The race got off to a flyer as both Red Bulls and Mercedes battled it out for first, second, third and fourth. Max Verstappen took the lead from Lewis Hamilton by lap four after a heaping dose of DRS.

Bottas had continuous scraps throughout the race, with Vettel and Riccardo most notably. Before finally crossing the chequered flag in P5.

Verstappen was the fastest to cross the line. He took home a well-deserved second-race win in his career. His first race win in his 20's. 

Carlos Sainz was forced to retire midway through the session. So only 18 cars finished the race.

The final results are down below.

  1. Max Verstappen - Red Bull
  2. Lewis Hamilton - Mercedes
  3. Daniel Riccardo - Red Bull
  4. Sebastian Vettel - Ferrari
  5. Valtteri Bottas - Mercedes
  6. Sergio Perez - Force India
  7. Stoffel Vandoorne - McClaren
  8. Lance Stroll - Williams
  9. Felipe Massa - Williams
  10. Esteban Ocon - Force India
  11. Fernando Alonso - McClaren
  12. Kevin Magnussen - Haas
  13. Romain Grosjean - Haas
  14. Pierre Gasly - Toro Rosso
  15. Jolyon Palmer - Renault
  16. Nico Hulkenberg - Renault
  17. Pascal Wehrlein - Sauber
  18. Marcus Ericsson - Sauber
  19. Carlos Sainz - Toro Rosso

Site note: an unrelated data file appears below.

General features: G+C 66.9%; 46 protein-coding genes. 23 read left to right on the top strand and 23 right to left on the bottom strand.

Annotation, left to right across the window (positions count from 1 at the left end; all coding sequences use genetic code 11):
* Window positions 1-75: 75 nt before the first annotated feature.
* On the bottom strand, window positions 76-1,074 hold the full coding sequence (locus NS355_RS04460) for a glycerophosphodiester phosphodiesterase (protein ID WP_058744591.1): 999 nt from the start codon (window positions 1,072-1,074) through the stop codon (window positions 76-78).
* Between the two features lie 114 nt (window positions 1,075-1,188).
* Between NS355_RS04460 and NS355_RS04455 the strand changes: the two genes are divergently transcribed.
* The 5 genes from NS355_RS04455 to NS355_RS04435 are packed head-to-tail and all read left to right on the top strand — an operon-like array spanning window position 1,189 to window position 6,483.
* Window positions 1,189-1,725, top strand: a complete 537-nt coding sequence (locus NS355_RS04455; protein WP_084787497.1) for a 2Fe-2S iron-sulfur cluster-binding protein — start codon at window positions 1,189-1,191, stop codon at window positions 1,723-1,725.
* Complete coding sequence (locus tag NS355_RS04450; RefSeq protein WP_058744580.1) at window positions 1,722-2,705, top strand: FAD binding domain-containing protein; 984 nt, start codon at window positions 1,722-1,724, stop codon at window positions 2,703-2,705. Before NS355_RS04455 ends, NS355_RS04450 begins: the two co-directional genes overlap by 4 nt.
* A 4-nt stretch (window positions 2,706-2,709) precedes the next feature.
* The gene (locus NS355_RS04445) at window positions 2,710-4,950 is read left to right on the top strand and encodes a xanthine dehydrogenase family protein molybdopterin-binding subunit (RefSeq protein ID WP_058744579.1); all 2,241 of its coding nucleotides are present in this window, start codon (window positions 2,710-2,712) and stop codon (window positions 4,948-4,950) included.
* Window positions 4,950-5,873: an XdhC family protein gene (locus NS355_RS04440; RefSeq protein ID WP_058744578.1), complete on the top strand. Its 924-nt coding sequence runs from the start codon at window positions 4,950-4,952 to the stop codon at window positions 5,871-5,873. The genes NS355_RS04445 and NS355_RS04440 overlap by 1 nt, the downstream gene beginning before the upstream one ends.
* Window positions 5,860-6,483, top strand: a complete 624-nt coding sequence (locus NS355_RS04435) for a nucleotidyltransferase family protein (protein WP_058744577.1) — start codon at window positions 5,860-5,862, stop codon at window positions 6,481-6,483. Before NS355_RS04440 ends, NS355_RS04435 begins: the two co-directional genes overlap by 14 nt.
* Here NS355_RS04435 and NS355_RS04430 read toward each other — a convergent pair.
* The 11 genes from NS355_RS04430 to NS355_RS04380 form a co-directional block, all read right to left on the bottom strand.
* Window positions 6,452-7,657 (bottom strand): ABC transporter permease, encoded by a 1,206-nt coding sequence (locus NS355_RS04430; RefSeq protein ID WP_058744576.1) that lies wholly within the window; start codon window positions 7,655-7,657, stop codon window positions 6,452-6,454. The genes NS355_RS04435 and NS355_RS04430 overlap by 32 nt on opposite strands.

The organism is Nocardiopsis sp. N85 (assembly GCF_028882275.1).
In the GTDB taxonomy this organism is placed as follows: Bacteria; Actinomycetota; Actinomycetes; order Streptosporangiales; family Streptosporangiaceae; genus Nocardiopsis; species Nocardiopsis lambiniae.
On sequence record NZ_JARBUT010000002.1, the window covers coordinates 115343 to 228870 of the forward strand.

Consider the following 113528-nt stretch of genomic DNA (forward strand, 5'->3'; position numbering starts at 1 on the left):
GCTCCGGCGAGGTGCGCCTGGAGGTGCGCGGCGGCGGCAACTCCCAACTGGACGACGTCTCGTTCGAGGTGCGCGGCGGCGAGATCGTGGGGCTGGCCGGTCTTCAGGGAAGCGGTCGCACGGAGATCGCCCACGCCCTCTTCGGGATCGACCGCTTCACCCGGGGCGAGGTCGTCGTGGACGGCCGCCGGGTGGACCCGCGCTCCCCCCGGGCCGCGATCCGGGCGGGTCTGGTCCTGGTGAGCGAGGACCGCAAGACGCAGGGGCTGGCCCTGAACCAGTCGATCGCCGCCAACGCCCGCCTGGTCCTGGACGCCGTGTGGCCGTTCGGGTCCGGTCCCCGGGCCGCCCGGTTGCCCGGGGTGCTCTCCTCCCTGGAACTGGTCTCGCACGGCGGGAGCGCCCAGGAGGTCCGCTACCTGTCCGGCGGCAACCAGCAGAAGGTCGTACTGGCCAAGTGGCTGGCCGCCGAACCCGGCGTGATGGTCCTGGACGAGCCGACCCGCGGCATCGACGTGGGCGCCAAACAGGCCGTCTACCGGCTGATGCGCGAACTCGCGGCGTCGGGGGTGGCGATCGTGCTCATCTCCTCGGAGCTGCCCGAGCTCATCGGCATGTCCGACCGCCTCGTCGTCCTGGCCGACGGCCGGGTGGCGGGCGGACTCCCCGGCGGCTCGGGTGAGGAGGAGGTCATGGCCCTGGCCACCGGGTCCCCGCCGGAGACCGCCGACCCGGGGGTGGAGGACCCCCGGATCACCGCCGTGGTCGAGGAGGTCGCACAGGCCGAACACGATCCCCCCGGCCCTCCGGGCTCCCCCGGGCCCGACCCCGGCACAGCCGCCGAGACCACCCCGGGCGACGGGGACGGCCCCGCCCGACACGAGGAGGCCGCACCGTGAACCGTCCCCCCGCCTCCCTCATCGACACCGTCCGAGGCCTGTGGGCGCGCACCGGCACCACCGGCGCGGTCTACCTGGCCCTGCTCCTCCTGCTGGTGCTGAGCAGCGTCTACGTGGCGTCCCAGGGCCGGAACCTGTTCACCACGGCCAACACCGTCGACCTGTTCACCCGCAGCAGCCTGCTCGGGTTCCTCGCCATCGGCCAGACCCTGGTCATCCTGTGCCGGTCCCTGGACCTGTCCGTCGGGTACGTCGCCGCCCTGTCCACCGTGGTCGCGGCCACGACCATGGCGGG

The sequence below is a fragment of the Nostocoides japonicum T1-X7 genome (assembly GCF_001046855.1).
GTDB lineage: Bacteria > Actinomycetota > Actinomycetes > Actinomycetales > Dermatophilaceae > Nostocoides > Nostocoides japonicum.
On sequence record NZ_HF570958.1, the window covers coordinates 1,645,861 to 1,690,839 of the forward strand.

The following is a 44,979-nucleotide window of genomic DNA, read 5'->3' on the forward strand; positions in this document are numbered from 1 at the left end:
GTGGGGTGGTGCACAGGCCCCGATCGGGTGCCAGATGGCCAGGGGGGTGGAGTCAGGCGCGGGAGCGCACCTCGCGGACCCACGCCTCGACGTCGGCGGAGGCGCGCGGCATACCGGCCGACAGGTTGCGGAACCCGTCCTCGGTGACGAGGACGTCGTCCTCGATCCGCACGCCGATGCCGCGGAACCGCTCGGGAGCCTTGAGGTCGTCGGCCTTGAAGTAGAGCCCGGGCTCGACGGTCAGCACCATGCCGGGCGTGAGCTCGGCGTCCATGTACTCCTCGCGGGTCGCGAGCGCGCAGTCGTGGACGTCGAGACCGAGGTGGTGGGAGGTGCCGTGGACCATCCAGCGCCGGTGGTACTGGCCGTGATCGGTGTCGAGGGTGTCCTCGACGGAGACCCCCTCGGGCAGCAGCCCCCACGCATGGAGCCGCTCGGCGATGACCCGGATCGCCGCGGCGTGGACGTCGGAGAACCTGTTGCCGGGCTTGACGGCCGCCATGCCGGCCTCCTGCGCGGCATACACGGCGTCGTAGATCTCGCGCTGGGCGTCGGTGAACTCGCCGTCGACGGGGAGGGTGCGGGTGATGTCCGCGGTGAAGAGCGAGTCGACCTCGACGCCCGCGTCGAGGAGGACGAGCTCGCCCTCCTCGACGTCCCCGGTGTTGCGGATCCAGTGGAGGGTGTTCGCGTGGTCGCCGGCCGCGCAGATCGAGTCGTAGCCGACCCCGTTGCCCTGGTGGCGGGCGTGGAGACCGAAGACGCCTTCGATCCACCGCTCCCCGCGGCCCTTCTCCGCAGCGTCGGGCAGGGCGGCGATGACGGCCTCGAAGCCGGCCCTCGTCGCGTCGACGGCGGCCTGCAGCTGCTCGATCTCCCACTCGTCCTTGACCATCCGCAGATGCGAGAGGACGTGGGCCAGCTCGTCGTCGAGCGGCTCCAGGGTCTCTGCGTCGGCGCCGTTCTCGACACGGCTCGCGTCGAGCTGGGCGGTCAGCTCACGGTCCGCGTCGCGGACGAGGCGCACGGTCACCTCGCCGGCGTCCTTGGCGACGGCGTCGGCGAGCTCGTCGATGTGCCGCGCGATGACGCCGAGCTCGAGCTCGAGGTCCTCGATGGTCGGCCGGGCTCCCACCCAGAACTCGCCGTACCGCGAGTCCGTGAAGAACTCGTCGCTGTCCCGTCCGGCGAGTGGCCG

20. Kimi Räikkönen - Ferrari

Will the Malaysian Grand Prix Return to the F1 Calendar?

Of course, we all want the response to be yes. But there is no concrete yes or no answer to whether we'll see the current stars on track back on the Asian circuit.

As of the 2022 season, it seems extremely unlikely to return for the 2023 calendar. And to add salt to the F1 fan's wounds, it doesn't look like we will return to the streets of Sepang in the near future. 

Malaysia was hit hard during the global pandemic. As it's ending, the government is looking to put its funds and efforts into reviving its economy. 

The CEO of the track, Azhan Shafriman Hanif, said this to BERNAMA about a potential return of the circuit:

'We should look at the big picture holistically, at how F1 can benefit not only the company but also Malaysia in terms of branding, ability to provide employment opportunities, talent development, and others...When we pay for the relatively high (F1) organising rights, the return should be high overall, not only from the SIC aspect.'

Finance seems to be the biggest obstacle to getting this iconic track on the calendar. But you can enjoy other breathtaking F1 packages throughout the globe this year.

The Formula One GP in Malaysia

The Malaysian Grand Prix was one of the standout races at the beginning of the season. Whether it was the thunderstorms, unpredictable winners, or the passionate fans, there are plenty of reasons to want it back. Not to mention how great it was for spectators to visit such a wonderful part of the globe.

Unfortunately, it doesn't look like it will happen anytime soon. But luckily, there are upcoming tracks that are just as exciting, if not more!

So book your F1 packages, or contact us today for more info on tickets for this season!